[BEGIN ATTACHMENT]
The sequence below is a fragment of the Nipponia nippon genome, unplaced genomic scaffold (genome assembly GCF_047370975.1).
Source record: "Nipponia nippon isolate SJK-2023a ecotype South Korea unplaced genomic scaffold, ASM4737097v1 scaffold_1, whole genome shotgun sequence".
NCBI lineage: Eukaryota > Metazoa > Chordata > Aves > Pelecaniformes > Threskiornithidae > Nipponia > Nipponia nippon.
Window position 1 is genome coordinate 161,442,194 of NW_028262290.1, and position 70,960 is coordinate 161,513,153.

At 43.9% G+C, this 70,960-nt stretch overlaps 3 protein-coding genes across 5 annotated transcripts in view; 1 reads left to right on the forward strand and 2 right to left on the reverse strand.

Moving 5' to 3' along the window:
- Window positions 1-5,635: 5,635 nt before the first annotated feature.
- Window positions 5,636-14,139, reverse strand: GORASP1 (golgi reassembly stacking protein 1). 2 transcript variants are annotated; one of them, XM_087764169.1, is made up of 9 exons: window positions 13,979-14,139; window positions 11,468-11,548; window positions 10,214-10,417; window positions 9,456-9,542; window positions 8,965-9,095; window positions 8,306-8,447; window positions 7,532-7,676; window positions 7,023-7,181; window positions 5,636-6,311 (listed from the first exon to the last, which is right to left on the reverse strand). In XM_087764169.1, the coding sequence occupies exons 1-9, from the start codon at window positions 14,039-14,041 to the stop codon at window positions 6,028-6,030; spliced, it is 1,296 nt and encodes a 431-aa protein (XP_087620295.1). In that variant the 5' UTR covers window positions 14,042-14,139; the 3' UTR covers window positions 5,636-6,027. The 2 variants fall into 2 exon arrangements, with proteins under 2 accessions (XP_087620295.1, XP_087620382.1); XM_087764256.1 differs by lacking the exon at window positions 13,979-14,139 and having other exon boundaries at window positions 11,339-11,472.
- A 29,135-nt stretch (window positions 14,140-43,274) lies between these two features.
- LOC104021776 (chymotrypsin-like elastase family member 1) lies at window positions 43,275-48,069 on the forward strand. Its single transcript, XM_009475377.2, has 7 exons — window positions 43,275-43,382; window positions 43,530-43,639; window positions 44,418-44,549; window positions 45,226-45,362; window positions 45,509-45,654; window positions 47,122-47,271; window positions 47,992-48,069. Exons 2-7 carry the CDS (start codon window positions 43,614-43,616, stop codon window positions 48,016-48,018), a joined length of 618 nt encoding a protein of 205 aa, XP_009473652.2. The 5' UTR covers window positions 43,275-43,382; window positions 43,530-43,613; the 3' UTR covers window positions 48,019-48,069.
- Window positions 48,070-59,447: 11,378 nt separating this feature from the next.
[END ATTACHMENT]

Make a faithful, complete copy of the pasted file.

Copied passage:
The sequence below is a fragment of the Nipponia nippon genome, unplaced genomic scaffold (genome assembly GCF_047370975.1).
Source record: "Nipponia nippon isolate SJK-2023a ecotype South Korea unplaced genomic scaffold, ASM4737097v1 scaffold_1, whole genome shotgun sequence".
NCBI lineage: Eukaryota > Metazoa > Chordata > Aves > Pelecaniformes > Threskiornithidae > Nipponia > Nipponia nippon.
Window position 1 is genome coordinate 161,442,194 of NW_028262290.1, and position 70,960 is coordinate 161,513,153.

At 43.9% G+C, this 70,960-nt stretch overlaps 3 protein-coding genes across 5 annotated transcripts in view; 1 reads left to right on the forward strand and 2 right to left on the reverse strand.

Moving 5' to 3' along the window:
- Window positions 1-5,635: 5,635 nt before the first annotated feature.
- Window positions 5,636-14,139, reverse strand: GORASP1 (golgi reassembly stacking protein 1). 2 transcript variants are annotated; one of them, XM_087764169.1, is made up of 9 exons: window positions 13,979-14,139; window positions 11,468-11,548; window positions 10,214-10,417; window positions 9,456-9,542; window positions 8,965-9,095; window positions 8,306-8,447; window positions 7,532-7,676; window positions 7,023-7,181; window positions 5,636-6,311 (listed from the first exon to the last, which is right to left on the reverse strand). In XM_087764169.1, the coding sequence occupies exons 1-9, from the start codon at window positions 14,039-14,041 to the stop codon at window positions 6,028-6,030; spliced, it is 1,296 nt and encodes a 431-aa protein (XP_087620295.1). In that variant the 5' UTR covers window positions 14,042-14,139; the 3' UTR covers window positions 5,636-6,027. The 2 variants fall into 2 exon arrangements, with proteins under 2 accessions (XP_087620295.1, XP_087620382.1); XM_087764256.1 differs by lacking the exon at window positions 13,979-14,139 and having other exon boundaries at window positions 11,339-11,472.
- A 29,135-nt stretch (window positions 14,140-43,274) lies between these two features.
- LOC104021776 (chymotrypsin-like elastase family member 1) lies at window positions 43,275-48,069 on the forward strand. Its single transcript, XM_009475377.2, has 7 exons — window positions 43,275-43,382; window positions 43,530-43,639; window positions 44,418-44,549; window positions 45,226-45,362; window positions 45,509-45,654; window positions 47,122-47,271; window positions 47,992-48,069. Exons 2-7 carry the CDS (start codon window positions 43,614-43,616, stop codon window positions 48,016-48,018), a joined length of 618 nt encoding a protein of 205 aa, XP_009473652.2. The 5' UTR covers window positions 43,275-43,382; window positions 43,530-43,613; the 3' UTR covers window positions 48,019-48,069.
- Window positions 48,070-59,447: 11,378 nt separating this feature from the next.